Much interest has focused on the importance of hepatic steatosis to the pathogenesis of the metabolic syndrome and increased cardiometabolic risk. When compared with controls, patients with NAFLD have been shown to have higher rates of coronary, cerebrovascular, and peripheral vascular disease.33 Although the increased risk has been shown to be independent of classical cardiovascular risk factors, one large study in diabetics found the relationship attenuated when controlled for metabolic syndrome features.34 In our analysis, visceral fat was associated with all components of the metabolic syndrome and as the burden of metabolic syndrome features increased in a given patient, visceral fat levels rose in a highly significant manner, whereas levels of liver fat did not. Importantly, visceral fat predicted advanced liver inflammation and fibrosis independent of a diagnosis of metabolic syndrome, confirming that visceral fat is indeed the active mediator, rather than a marker of the metabolic syndrome. In large population studies, markers of increased visceral fat have been shown to be independently predictive of first myocardial infarct,35 major coronary events,8 cardiovascular mortality,36 and overall mortality.4 Thus, the cardiometabolic risk that has been demonstrated in NAFLD may in large part be attributable to underlying visceral fat.

One criticism of this study relates to the small number of patients involved and the cross-sectional nature of the data. Although this allowed analysis of associations, it makes inference of cause and effect difficult. Despite these limitations, we were able to show a very strong independent association between visceral fat and liver injury, in line with the growing body of evidence that visceral obesity is an inflammatory disorder. Conversely, longitudinal studies with invasive liver biopsies have logistic and ethical constraints and are subject to numerous interactions that make the interpretation of any findings difficult. Certainly our findings need validation in larger studies, in particular to determine specific levels of visceral fat that best correlate with an increased risk of metabolic disease.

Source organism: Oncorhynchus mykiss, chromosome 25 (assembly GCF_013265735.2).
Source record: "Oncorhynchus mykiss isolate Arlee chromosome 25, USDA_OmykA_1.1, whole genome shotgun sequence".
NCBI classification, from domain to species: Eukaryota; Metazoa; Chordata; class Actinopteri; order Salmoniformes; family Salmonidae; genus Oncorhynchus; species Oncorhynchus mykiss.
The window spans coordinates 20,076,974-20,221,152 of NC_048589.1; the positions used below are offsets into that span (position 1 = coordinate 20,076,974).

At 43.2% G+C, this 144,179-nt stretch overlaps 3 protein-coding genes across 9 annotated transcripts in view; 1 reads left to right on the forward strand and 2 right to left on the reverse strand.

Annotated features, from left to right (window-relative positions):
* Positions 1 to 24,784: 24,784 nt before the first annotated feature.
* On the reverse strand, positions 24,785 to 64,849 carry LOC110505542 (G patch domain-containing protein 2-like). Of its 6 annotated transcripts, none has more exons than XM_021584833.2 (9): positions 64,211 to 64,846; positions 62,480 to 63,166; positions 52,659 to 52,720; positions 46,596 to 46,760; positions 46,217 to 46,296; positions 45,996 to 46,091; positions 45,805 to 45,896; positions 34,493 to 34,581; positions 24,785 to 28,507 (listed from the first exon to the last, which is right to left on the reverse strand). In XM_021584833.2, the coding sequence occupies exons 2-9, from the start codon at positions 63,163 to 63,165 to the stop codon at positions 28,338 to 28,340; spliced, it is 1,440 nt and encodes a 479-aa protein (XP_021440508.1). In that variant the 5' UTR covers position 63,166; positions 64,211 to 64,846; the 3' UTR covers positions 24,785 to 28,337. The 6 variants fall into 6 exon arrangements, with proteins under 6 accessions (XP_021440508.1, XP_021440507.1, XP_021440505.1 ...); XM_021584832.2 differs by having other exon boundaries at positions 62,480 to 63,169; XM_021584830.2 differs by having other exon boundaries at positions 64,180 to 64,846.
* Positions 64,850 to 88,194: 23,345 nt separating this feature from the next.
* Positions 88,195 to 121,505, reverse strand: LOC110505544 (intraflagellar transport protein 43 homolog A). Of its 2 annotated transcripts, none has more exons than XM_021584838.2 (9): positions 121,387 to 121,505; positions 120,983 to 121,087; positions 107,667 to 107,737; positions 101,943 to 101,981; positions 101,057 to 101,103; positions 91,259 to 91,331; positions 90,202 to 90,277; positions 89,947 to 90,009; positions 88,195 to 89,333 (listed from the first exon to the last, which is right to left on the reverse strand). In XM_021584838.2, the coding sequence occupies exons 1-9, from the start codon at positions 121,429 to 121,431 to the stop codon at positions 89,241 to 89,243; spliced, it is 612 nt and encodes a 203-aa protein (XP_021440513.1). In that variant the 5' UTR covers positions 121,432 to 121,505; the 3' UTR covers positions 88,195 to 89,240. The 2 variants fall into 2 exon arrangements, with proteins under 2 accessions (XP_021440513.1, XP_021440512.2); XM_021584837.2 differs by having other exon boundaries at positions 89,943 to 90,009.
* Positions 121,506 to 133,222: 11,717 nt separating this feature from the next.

In conclusion, we have demonstrated that visceral fat is directly associated with liver inflammation and scarring in the metabolic syndrome. Importantly, this effect was independent of levels of hepatic steatosis, patient age, and insulin resistance. As a cornerstone of the metabolic syndrome, visceral fat has long been associated with adverse cardiovascular outcomes. We have now shown that it is a key element in the genesis of nonalcoholic steatohepatitis, and thus end-organ inflammation in the metabolic syndrome (Fig. 2). Visceral obesity is probably the most important target for future interventions in metabolic disease.

Figure 2.

The central role of visceral fat to disease. Published literature suggests that there is a close association between visceral fat and the metabolic syndrome (1), insulin resistance (2), and hepatic steatosis (3). We have demonstrated a close and direct association between visceral fat and tissue inflammation and fibrosis within the liver (4). Direct and incremental end-organ inflammation and scarring associated with increasing visceral fat likely represents an important pathophysiological basis for the association between visceral fat, atherosclerosis, glomerulosclerosis, and clinical endpoints such as myocardial infarction.

Acknowledgements

The authors thank Karen Byth for assistance with statistical analysis and data presentation; and Lee Russell and Megan Parry for assistance with data storage and retrieval.